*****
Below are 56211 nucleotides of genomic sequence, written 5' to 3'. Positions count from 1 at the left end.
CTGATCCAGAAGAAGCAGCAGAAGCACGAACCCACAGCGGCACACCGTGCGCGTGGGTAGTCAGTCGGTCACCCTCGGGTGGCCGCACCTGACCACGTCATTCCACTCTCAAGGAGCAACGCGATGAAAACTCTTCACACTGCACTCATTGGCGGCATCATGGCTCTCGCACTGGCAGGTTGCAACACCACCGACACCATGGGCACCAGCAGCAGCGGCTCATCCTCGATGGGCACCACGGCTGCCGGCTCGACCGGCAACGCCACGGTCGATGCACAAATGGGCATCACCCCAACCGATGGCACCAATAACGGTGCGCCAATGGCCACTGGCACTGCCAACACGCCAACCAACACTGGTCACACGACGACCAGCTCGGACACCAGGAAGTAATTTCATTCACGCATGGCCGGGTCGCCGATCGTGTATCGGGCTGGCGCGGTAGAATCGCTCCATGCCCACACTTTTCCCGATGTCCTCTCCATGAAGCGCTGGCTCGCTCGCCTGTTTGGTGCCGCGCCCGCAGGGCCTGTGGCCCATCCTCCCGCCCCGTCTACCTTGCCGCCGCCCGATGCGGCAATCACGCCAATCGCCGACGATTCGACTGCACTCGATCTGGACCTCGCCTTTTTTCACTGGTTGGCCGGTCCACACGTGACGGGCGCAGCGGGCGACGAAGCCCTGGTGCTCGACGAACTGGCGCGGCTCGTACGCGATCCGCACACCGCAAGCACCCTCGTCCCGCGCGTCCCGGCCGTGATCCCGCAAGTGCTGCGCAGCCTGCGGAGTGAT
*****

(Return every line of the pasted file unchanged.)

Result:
Below are 56211 nucleotides of genomic sequence, written 5' to 3'. Positions count from 1 at the left end.
CTGATCCAGAAGAAGCAGCAGAAGCACGAACCCACAGCGGCACACCGTGCGCGTGGGTAGTCAGTCGGTCACCCTCGGGTGGCCGCACCTGACCACGTCATTCCACTCTCAAGGAGCAACGCGATGAAAACTCTTCACACTGCACTCATTGGCGGCATCATGGCTCTCGCACTGGCAGGTTGCAACACCACCGACACCATGGGCACCAGCAGCAGCGGCTCATCCTCGATGGGCACCACGGCTGCCGGCTCGACCGGCAACGCCACGGTCGATGCACAAATGGGCATCACCCCAACCGATGGCACCAATAACGGTGCGCCAATGGCCACTGGCACTGCCAACACGCCAACCAACACTGGTCACACGACGACCAGCTCGGACACCAGGAAGTAATTTCATTCACGCATGGCCGGGTCGCCGATCGTGTATCGGGCTGGCGCGGTAGAATCGCTCCATGCCCACACTTTTCCCGATGTCCTCTCCATGAAGCGCTGGCTCGCTCGCCTGTTTGGTGCCGCGCCCGCAGGGCCTGTGGCCCATCCTCCCGCCCCGTCTACCTTGCCGCCGCCCGATGCGGCAATCACGCCAATCGCCGACGATTCGACTGCACTCGATCTGGACCTCGCCTTTTTTCACTGGTTGGCCGGTCCACACGTGACGGGCGCAGCGGGCGACGAAGCCCTGGTGCTCGACGAACTGGCGCGGCTCGTACGCGATCCGCACACCGCAAGCACCCTCGTCCCGCGCGTCCCGGCCGTGATCCCGCAAGTGCTGCGCAGCCTGCGGAGTGAT